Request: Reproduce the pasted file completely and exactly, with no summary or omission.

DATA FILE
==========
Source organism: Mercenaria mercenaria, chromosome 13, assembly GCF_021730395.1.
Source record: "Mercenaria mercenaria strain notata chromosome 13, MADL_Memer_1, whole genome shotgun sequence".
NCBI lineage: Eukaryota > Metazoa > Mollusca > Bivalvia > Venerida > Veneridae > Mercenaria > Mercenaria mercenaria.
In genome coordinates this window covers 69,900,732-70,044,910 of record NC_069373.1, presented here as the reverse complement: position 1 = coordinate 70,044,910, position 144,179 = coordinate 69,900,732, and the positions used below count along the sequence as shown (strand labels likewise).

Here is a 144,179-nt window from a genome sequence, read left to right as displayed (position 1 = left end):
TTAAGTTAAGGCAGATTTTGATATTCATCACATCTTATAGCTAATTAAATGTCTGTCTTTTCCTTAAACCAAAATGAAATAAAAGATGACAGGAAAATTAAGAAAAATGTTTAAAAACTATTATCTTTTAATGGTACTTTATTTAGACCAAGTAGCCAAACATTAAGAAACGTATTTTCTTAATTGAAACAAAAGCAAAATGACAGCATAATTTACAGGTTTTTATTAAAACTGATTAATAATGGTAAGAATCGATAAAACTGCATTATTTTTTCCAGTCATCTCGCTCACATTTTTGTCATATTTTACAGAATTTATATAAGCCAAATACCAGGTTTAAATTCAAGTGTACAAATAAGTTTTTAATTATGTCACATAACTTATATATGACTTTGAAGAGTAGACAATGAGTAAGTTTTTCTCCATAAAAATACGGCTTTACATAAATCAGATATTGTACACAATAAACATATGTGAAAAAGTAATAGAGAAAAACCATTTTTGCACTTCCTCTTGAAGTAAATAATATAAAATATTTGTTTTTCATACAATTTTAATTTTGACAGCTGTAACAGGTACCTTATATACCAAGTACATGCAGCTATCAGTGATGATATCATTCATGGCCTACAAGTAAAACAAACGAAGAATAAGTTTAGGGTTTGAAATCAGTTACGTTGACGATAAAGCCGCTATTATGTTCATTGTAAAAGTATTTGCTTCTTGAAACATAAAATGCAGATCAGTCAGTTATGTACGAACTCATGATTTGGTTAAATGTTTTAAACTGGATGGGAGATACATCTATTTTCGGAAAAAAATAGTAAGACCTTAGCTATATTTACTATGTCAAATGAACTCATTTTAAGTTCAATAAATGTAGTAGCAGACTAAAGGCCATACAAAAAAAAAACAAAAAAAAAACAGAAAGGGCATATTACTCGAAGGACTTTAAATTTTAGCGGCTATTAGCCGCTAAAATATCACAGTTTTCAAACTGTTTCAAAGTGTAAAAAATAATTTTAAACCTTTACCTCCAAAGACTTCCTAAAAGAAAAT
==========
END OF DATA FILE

Source organism: Mercenaria mercenaria, chromosome 13, assembly GCF_021730395.1.
Source record: "Mercenaria mercenaria strain notata chromosome 13, MADL_Memer_1, whole genome shotgun sequence".
NCBI lineage: Eukaryota > Metazoa > Mollusca > Bivalvia > Venerida > Veneridae > Mercenaria > Mercenaria mercenaria.
In genome coordinates this window covers 69,900,732-70,044,910 of record NC_069373.1, presented here as the reverse complement: position 1 = coordinate 70,044,910, position 144,179 = coordinate 69,900,732, and the positions used below count along the sequence as shown (strand labels likewise).

Here is a 144,179-nt window from a genome sequence, read left to right as displayed (position 1 = left end):
TTAAGTTAAGGCAGATTTTGATATTCATCACATCTTATAGCTAATTAAATGTCTGTCTTTTCCTTAAACCAAAATGAAATAAAAGATGACAGGAAAATTAAGAAAAATGTTTAAAAACTATTATCTTTTAATGGTACTTTATTTAGACCAAGTAGCCAAACATTAAGAAACGTATTTTCTTAATTGAAACAAAAGCAAAATGACAGCATAATTTACAGGTTTTTATTAAAACTGATTAATAATGGTAAGAATCGATAAAACTGCATTATTTTTTCCAGTCATCTCGCTCACATTTTTGTCATATTTTACAGAATTTATATAAGCCAAATACCAGGTTTAAATTCAAGTGTACAAATAAGTTTTTAATTATGTCACATAACTTATATATGACTTTGAAGAGTAGACAATGAGTAAGTTTTTCTCCATAAAAATACGGCTTTACATAAATCAGATATTGTACACAATAAACATATGTGAAAAAGTAATAGAGAAAAACCATTTTTGCACTTCCTCTTGAAGTAAATAATATAAAATATTTGTTTTTCATACAATTTTAATTTTGACAGCTGTAACAGGTACCTTATATACCAAGTACATGCAGCTATCAGTGATGATATCATTCATGGCCTACAAGTAAAACAAACGAAGAATAAGTTTAGGGTTTGAAATCAGTTACGTTGACGATAAAGCCGCTATTATGTTCATTGTAAAAGTATTTGCTTCTTGAAACATAAAATGCAGATCAGTCAGTTATGTACGAACTCATGATTTGGTTAAATGTTTTAAACTGGATGGGAGATACATCTATTTTCGGAAAAAAATAGTAAGACCTTAGCTATATTTACTATGTCAAATGAACTCATTTTAAGTTCAATAAATGTAGTAGCAGACTAAAGGCCATACAAAAAAAAAACAAAAAAAAAACAGAAAGGGCATATTACTCGAAGGACTTTAAATTTTAGCGGCTATTAGCCGCTAAAATATCACAGTTTTCAAACTGTTTCAAAGTGTAAAAAATAATTTTAAACCTTTACCTCCAAAGACTTCCTAAAAGAAAAT